Eulogy of George Andrew
(February 5, 1952 – May 19, 2022)
On behalf of the family, I welcome all of you and convey thanks for your presence at this Service of Thanksgiving and celebration of George's life. The many familiar and not-so-familiar faces attest to the impact he's had on our lives in one way or another. I particularly wish to acknowledge those who've journeyed from far, to support the family and fondly bid farewell to George, as well as those who have joined us via social media.
Many affectionately called him "Georgie", some "Uncle George", but only one knew him as "Daddy". Born February 5th, 1952 at the Princess Margaret Hospital, George was the baby of the family of 10 siblings; a family of strong Methodist tradition; attending church every Sunday morning, followed by Sunday School, and (Methodist) Boy's Brigade meetings in the week. His parents ensured that his energy was put into constructive activities of the church, but this by no means limited his involvement in other boyhood testing activities like: playing softball cricket on Great Marlborough Street; swimming Under Power in Bath Estate; or raiding mango and grapefruits on the Morne, and at the Botanical Gardens.
George attended the Wesley High Prep School on Turkey Lane, followed by the Roseau Boys' School on Great George Street, and the Dominica Grammar School on Valley Road. He was a well-rounded youth; a scholar with an aptitude for Mathematics, an athlete of all sports, with a penchant for basketball. The summers of his youth were spent in Morne Rachette, and Layou Park on the family estate in Gould, from where he'd return with vivid engrossing stories to tell his friends. He was a natural storyteller. Another of his talents was kite-making and kite-flying, which gave him the reputation of the most skilled among all who plied the trade on Great Marlborough Street. He would spend all his allowance purchasing colorful kite paper from Cee Bees on Cork Street, and creating futuristic kite designs.
But among everything else, George's greatest passion was basketball. He dedicated countless hours of practice to develop the skills necessary to excel at his game, making him an undeniable asset to the Dominica Grammar School Basketball Team, and later one of the founding members of "Harks", a senior division basketball team which debuted in the national league of the Dominica Amateur Basketball Association. His competitive nature earned him many accolades. With his signal 'under the basket baseline reverse scoop', George made history playing for the first national team representing Dominica to capture the Windward Islands Basketball Championship in 1976.
In pursuit of higher education, George attended the Barbados Community College and majored in Accounting. Upon his return, he was employed as a Certified Public Accountant at O.D. Brisbane & Sons later held that same position at the then Dominica Stevedoring Company, from where he retired.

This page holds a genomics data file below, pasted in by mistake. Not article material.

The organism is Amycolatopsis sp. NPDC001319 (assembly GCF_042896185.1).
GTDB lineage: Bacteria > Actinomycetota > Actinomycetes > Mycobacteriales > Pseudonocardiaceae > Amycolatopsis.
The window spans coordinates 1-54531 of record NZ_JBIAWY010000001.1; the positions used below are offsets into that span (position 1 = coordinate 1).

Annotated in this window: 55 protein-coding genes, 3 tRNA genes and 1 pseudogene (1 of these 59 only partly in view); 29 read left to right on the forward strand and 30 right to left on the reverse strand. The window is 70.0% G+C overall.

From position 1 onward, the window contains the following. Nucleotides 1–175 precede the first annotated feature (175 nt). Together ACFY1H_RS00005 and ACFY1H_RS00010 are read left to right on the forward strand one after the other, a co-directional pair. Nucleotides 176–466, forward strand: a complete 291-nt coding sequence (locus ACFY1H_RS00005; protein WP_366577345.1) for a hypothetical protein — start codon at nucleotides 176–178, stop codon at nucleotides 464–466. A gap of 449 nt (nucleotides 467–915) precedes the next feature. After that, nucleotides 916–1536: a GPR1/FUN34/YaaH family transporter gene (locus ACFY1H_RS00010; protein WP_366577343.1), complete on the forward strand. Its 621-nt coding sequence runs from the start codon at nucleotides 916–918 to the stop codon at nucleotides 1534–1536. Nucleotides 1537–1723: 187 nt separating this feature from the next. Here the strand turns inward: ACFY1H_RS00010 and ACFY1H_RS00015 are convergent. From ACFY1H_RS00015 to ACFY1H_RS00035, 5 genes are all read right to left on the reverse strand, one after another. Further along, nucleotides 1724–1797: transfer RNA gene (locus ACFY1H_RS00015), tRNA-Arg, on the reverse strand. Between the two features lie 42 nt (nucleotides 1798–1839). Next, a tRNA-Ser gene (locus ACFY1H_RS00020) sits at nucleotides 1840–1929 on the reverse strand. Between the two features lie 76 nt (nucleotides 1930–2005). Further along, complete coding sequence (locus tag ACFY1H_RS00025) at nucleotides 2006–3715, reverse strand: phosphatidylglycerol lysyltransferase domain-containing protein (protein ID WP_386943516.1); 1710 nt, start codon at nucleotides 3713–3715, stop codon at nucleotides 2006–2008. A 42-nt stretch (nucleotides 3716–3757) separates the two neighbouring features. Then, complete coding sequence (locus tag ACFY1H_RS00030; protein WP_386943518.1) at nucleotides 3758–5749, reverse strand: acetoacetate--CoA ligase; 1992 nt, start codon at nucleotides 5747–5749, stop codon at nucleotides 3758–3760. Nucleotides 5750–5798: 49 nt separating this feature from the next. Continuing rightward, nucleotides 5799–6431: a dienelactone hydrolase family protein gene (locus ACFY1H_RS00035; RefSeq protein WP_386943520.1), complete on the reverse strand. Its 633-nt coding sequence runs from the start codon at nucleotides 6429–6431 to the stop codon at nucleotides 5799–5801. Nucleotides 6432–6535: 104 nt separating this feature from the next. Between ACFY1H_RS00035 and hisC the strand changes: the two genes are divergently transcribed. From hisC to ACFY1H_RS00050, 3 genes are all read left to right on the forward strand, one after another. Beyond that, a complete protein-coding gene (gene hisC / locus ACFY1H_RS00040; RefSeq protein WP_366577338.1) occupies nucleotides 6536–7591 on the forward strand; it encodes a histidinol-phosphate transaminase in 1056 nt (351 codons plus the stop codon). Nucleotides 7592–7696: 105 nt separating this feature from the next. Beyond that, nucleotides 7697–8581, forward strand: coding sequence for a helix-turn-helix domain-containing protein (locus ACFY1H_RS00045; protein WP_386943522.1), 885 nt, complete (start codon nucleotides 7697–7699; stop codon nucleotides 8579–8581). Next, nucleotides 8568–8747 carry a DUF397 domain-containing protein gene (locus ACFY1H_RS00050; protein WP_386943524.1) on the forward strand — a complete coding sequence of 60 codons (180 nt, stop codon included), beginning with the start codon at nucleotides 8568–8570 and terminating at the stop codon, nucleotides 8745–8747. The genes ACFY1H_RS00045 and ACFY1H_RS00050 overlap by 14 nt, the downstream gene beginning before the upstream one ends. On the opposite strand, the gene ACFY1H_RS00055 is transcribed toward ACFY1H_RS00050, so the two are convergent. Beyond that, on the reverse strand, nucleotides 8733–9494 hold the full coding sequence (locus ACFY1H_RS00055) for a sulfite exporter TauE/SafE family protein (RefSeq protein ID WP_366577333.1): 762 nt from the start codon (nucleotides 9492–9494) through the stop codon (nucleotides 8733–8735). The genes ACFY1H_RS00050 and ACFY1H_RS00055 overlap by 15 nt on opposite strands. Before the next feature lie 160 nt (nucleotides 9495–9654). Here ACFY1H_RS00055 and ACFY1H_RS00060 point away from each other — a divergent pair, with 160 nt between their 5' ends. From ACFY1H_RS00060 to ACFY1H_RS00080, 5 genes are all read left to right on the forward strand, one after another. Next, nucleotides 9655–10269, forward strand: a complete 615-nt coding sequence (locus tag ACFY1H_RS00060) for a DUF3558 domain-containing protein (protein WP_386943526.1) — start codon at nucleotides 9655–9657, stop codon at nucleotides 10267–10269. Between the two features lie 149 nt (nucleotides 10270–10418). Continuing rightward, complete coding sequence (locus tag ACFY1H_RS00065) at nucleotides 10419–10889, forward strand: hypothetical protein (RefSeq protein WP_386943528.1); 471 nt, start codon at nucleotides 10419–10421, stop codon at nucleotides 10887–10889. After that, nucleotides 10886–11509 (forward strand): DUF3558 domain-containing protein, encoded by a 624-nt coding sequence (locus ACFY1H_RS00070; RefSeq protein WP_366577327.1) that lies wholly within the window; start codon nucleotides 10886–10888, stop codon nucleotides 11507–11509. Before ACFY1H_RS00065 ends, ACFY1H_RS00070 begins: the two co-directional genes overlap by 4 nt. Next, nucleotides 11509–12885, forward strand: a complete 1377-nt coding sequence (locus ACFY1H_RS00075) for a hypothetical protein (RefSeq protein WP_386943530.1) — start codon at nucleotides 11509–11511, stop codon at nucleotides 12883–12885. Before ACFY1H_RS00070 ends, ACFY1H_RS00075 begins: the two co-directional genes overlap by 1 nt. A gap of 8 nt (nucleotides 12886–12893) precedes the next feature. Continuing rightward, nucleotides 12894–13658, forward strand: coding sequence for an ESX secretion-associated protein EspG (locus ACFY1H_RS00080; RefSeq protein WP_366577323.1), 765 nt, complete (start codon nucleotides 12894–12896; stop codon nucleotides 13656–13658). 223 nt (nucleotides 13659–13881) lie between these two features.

George loved to entertain, and enjoyed the company of his friends. When he was not on the basketball court, he would be engaged in a game of dominoes or monopoly. He also loved going to "discos" and other social events. He was a wiz in the kitchen, famous for his crispy, mouthwatering fried chicken. Colonel Sanders had nothing on him!
George had a love for music and owned an array of records and a top-notch sound system from which he enjoyed tunes ranging from, but not limited to, the jerky rhythms of Reggae, the easy ballads of Country & Western, and the sultry tones of Rhythm & Blues.
His charisma caught the attention of many, and after several years of courtship he married Mayna Scotland Andrew, and from that union came their only child, Golda, George's "Sweetie Pie" whom he spoiled rotten! He would carry her school bag up and down Constitution Hill every day from primary to high school until she insisted that he stopped. He adored Golda, and she adored him. He spoke proudly of her to anyone willing to listen!
In his elder days George enjoyed the simpler things of life: listening to 'Matt in the Morning' on weekdays and the Voice of Life Radio on Sundays, still engaging in a game of dominoes every now and then, still cooking up a storm with the best sancoche or souse, but also looking forward to his daily lunches from Whitchurch Deli and/or Pearle's Cuisine, and occasional evening snacks from KFC and Perky's Pizza.
He was often spotted on his verandah greeting and engaging in casual conversation with passersby. He looked forward to yearly visits from his sister Lydia and ensured there was an abundance of local fruits and goodies for her enjoyment during her stay. On Sunday afternoons, they would sit for hours on the veranda, listening to "Anything Goes" on Kairi FM Radio, laughing and chatting over ice cream.
Older George valued his peace and space and will be fondly remembered for his generosity and kindness.
For his family and loved ones, coming to the house and not meeting him there will require a huge adjustment. For his dear neighbors, there will be times when you will look across, half expecting to greet George from your verandah, only to remember that he is no longer there. For the passersby, who instinctively look up as you walk by, it's going to take some time to get used to not seeing this familiar face on the verandah.
His sudden departure has left a giant void in our lives that we can only hope that time and all the fond memories would fill.
We will miss you, but we know your spirit will be with us in our toughest moments. You did your best, but now it's time to rest. Sleep well George. May your soul rest in Eternal Peace.